Music as a form of Medicine: Masters in Music Therapy

When we think about improving our mental, emotional, or physical health, we often imagine sitting across from a therapist to talk about what it is we’re feeling or seeing a doctor to be prescribed medication for our ailments.

Limerick Voice reporter Jody Coffey investigated another therapy that sometimes can be overlooked in health care, music therapy.

Music therapy is an evidence-based profession that uses music as a tool to stimulate change in areas of social, physical, emotional, cognitive, and speech and language domains.

It has been proven to have an incredible effect on mental, physical, and emotional well-being, from improving speech and language, movement, anxiety, depression and so much more.

Music therapy is an impactful solution in resolving any issues people may have underlain while containing huge elements of fun and relaxation.

First of its kind:

The University of Limerick (UL) is the only educational institution in Ireland where you can train to be a music therapist. The programme is delivered in the form of an extensive master’s, which runs over the course of two years.

Sarah Keating graduated from UL in 2018 with a Master’s (MA) in Music Therapy, and today she is the proud founder and operator of her own practice ‘Keating Music Therapy’.

Music therapists work alongside physiotherapists, speech and language therapists, and occupational therapists, and people from all ages, and walks of life, can benefit from music therapy sessions.

 Sessions can vary, and it is very much a personal experience for those who avail of it.

“Music therapy can be very person-centred, and every person I meet will define how the session goes, essentially. The sessions will differ greatly, whether it’s age, ability, interest, or cultural difference. For example, in music therapy, we would often do something at the beginning of a session, and at the end of a session in a way of opening and closing the session. It’s a practical boundary that we put in so that we are holding a safe space for people to explore difficult emotions or express themselves.”

“For a young child, I might sing a ‘hello song’ that is age-appropriate and a ‘goodbye song’. We might be quite active in that age-appropriate activity, or intervention. For an adult that might not be necessarily appropriate, or wanted, so we might do a relaxation piece at the beginning, and at the end. Something that would suit whoever it is that I’m working with,” Ms. Keating added.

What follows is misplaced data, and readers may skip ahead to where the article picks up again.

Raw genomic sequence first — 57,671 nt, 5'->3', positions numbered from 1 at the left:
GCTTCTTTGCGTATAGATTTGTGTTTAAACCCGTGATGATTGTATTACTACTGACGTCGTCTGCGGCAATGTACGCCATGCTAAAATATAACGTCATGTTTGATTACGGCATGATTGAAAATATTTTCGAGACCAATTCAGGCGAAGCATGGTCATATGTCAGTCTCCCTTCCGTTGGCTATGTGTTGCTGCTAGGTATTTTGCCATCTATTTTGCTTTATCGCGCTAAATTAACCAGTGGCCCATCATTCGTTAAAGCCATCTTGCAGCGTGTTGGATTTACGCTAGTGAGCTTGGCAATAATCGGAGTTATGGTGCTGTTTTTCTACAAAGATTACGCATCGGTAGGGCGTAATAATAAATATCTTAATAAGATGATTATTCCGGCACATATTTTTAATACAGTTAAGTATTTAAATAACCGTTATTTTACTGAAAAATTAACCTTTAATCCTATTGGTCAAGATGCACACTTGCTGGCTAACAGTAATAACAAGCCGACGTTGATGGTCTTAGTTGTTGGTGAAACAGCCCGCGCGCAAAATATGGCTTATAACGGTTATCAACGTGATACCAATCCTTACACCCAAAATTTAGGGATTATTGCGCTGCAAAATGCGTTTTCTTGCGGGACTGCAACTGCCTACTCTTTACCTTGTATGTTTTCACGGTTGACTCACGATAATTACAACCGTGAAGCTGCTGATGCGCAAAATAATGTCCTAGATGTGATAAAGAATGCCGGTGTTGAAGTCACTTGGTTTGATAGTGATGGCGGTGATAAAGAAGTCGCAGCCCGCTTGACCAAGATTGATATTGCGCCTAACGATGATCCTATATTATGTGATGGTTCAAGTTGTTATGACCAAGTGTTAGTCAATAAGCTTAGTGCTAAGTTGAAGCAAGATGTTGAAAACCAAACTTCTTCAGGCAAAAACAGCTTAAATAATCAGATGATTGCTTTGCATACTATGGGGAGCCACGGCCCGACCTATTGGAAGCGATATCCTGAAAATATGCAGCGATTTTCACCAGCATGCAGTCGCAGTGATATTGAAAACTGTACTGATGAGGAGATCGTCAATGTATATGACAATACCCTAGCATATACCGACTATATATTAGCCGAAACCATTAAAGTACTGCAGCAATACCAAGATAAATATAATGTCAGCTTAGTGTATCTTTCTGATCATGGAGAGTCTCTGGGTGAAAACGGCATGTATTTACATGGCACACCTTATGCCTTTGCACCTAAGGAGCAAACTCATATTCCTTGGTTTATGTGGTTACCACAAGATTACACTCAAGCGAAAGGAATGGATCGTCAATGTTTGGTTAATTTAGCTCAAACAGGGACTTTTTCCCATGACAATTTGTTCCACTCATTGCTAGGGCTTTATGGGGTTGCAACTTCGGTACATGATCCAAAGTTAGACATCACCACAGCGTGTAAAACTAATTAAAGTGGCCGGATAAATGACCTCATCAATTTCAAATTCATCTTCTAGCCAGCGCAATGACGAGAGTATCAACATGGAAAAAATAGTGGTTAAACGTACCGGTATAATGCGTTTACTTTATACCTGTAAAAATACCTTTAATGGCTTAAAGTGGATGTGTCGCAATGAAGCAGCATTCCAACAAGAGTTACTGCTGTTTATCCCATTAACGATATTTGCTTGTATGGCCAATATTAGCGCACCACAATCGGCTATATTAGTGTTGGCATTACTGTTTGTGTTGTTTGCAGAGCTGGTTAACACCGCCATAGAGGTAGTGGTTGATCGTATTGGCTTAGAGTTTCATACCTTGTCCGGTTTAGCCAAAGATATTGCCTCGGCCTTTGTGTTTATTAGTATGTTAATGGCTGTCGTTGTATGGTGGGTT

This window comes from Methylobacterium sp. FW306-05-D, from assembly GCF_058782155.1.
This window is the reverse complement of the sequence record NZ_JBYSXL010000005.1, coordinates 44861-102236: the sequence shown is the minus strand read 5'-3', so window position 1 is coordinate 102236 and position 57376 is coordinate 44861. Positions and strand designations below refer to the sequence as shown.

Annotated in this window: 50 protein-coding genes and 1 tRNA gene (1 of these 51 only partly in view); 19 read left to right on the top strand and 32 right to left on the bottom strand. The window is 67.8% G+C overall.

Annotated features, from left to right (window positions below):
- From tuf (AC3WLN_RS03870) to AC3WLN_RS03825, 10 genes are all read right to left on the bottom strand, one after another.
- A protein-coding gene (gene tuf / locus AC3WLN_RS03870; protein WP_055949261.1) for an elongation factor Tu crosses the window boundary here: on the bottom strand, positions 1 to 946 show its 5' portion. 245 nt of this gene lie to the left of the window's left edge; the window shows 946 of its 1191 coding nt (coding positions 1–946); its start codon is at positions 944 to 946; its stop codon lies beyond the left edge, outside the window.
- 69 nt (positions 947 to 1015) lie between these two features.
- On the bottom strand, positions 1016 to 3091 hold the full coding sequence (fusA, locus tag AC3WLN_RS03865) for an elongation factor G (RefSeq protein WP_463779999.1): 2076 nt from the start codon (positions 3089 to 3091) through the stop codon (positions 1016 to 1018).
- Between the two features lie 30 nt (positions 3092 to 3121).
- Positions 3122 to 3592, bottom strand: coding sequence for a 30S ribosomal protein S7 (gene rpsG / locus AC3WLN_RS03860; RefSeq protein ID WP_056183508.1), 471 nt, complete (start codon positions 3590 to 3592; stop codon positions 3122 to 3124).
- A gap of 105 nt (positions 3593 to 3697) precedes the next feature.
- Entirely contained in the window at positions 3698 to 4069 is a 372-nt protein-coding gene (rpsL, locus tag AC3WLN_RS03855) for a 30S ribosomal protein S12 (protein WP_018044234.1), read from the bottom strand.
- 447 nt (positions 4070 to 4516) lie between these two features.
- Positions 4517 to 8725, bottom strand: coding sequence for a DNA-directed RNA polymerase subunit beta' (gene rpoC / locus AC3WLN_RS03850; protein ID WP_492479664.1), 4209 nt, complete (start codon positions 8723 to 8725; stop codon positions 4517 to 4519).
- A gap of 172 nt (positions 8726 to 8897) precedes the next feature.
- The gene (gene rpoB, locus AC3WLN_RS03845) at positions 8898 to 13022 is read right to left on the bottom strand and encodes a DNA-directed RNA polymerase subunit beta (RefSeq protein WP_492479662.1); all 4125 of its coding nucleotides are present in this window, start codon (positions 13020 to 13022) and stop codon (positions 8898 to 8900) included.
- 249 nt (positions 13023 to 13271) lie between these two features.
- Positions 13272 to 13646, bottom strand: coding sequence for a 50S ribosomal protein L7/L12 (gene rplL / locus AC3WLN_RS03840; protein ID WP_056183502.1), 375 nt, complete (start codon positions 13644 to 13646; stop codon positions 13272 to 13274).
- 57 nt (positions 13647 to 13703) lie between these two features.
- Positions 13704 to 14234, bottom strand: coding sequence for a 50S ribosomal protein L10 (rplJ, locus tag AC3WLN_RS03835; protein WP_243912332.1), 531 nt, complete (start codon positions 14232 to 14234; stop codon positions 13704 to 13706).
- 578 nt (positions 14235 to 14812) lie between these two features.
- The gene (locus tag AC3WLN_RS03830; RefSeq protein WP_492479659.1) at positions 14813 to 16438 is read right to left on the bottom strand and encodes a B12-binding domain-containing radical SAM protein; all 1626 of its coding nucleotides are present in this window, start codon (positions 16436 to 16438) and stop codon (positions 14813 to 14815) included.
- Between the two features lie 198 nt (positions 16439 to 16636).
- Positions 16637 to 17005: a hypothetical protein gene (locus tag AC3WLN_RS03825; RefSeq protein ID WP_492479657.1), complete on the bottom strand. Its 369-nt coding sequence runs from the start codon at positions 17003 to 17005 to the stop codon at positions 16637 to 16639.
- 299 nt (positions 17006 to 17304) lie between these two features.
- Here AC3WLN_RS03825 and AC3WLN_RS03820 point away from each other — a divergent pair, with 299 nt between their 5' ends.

The list of musical instruments used in music therapy sessions is endless, and Sarah notes that “everything and anything” can be used as a tool in the sessions.

Advice for those thinking of applying:

When applying for the MA in Music Therapy in UL, Sarah offers advice for those who may be hoping to pursue this rewarding career and talks of the requirements for being accepted onboard the course.

“I trained at the University of Limerick, and it is the only place in Ireland you can train to become a music therapist at the moment. It is important that if you are working as a music therapist that you have the appropriate training and qualifications. As part of that training, you need to be able to play the guitar and piano. There’s an interview, an audition process, before even getting into the master’s. During the two-year masters, you hone those skills so that you can accompany the music, the space you’re in, someone’s relaxation – you need to have the skills to be able to meet people’s needs musically. Having said that, everything and anything can be used in a session, because if you have someone attending a music therapy session, they don’t need to be musical at all.”

You can find more information on the application process and course requirements, along with testimonials, for the Music Therapy MA on the UL website, and keep up to date on all things music therapy from professional Sarah Keating on the ‘Keating Music Therapy’ website, and her Facebook and Instagram accounts.

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